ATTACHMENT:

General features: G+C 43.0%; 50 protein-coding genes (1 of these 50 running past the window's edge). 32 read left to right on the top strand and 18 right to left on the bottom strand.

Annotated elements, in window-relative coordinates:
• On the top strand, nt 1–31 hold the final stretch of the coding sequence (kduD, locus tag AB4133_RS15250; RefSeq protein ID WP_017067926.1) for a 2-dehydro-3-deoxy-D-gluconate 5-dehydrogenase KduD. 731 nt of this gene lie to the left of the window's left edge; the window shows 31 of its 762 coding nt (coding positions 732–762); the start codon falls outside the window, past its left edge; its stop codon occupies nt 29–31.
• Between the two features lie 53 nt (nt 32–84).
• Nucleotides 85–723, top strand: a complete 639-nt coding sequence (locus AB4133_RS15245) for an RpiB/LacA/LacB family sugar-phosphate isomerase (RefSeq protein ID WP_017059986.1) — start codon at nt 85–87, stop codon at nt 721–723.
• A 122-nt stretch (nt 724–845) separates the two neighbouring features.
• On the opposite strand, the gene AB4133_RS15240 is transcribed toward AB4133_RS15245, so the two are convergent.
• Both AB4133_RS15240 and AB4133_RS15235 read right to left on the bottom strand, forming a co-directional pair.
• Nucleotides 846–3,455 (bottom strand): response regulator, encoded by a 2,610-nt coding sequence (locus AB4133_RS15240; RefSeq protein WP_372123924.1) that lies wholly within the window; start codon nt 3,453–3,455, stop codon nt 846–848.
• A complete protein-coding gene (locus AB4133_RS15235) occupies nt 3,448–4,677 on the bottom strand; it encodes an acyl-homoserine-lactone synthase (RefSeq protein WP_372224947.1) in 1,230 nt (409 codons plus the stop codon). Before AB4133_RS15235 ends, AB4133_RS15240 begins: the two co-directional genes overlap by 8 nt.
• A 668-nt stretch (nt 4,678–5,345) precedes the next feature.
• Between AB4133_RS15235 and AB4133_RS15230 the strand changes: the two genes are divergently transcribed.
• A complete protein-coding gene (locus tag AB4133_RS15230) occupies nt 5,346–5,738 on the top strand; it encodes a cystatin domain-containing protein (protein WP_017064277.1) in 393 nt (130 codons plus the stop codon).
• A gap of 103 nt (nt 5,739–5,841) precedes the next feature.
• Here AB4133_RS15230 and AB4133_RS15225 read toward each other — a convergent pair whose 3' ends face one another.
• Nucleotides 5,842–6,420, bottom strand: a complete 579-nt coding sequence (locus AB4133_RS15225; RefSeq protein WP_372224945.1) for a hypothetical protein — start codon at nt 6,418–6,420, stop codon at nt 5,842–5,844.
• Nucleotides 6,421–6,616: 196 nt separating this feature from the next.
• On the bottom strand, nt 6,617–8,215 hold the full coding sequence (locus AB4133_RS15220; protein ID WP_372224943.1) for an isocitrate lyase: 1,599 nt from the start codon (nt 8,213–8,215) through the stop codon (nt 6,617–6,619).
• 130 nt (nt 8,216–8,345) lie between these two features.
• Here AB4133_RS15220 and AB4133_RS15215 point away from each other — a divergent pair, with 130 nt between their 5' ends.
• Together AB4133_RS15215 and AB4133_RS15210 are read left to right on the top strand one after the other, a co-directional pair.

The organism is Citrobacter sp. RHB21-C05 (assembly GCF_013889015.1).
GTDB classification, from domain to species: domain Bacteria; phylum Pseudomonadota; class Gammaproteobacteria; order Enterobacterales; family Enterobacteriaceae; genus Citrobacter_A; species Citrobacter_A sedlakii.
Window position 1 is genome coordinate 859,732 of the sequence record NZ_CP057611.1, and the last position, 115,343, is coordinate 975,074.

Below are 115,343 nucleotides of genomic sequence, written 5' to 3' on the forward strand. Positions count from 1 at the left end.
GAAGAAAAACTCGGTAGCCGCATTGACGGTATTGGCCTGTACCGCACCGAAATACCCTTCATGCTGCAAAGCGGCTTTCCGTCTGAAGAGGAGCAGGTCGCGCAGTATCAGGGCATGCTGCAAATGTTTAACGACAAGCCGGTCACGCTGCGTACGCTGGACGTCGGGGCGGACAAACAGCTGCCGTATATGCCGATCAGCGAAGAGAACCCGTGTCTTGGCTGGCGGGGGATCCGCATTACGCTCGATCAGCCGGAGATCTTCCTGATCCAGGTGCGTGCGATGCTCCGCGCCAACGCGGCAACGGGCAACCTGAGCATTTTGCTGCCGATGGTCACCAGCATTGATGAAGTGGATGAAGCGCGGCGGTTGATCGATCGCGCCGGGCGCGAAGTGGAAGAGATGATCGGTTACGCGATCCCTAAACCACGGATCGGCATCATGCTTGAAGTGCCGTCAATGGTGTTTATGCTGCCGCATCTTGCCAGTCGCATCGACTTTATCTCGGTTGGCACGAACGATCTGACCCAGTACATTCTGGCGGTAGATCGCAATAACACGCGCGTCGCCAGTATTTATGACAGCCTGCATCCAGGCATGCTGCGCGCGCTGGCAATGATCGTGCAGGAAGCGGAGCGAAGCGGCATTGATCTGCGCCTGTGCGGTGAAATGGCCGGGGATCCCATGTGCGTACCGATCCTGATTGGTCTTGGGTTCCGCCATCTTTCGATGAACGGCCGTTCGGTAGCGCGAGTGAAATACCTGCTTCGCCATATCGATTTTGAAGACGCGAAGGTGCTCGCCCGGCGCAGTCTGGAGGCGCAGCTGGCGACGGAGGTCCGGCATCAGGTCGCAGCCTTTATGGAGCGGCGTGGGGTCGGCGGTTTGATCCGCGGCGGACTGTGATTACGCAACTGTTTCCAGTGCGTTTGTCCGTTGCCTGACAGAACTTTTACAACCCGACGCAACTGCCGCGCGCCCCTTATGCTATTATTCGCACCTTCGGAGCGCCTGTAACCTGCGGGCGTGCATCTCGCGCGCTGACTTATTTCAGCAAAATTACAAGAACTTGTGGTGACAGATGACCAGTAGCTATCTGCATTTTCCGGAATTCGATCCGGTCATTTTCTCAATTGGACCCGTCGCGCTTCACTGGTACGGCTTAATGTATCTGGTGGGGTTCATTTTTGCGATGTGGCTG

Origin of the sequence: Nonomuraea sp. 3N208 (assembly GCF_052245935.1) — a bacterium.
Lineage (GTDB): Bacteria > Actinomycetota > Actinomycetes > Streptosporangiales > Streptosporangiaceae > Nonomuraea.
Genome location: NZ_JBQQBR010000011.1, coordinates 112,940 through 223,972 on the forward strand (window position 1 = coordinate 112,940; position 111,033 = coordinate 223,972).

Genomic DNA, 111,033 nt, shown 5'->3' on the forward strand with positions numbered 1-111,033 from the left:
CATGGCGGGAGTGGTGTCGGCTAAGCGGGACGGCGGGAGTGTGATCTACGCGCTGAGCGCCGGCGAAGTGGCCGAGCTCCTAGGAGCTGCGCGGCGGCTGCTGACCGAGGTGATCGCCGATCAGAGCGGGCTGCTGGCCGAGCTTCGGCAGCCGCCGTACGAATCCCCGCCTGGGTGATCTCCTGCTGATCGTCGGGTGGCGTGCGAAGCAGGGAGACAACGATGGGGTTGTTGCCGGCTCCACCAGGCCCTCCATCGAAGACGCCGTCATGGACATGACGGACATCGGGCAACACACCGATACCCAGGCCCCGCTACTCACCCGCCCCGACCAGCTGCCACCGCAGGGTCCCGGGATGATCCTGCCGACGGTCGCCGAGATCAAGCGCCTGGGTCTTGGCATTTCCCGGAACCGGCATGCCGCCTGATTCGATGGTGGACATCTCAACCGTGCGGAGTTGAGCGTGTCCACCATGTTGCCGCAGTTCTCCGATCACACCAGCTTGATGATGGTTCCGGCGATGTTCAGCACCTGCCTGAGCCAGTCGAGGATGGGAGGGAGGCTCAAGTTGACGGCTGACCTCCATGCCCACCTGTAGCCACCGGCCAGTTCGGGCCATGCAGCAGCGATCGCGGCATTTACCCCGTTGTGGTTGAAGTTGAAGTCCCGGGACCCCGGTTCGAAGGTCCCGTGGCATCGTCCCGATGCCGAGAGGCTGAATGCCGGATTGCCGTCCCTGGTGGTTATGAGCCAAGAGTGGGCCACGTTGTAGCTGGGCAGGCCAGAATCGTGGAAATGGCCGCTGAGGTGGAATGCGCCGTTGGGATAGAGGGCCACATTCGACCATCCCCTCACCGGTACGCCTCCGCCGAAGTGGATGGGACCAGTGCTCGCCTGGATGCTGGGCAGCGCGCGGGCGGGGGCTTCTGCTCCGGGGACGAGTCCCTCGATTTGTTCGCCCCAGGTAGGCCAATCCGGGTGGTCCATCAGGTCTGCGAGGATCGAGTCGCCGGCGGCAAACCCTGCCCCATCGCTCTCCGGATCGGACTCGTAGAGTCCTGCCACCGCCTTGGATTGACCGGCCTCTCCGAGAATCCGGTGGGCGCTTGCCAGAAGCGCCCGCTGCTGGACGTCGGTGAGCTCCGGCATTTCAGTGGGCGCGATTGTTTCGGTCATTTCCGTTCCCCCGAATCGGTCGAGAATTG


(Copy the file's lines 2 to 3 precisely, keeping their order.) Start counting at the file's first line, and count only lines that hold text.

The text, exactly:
Annotated elements, in window-relative coordinates:
• On the top strand, nt 1–31 hold the final stretch of the coding sequence (kduD, locus tag AB4133_RS15250; RefSeq protein ID WP_017067926.1) for a 2-dehydro-3-deoxy-D-gluconate 5-dehydrogenase KduD. 731 nt of this gene lie to the left of the window's left edge; the window shows 31 of its 762 coding nt (coding positions 732–762); the start codon falls outside the window, past its left edge; its stop codon occupies nt 29–31.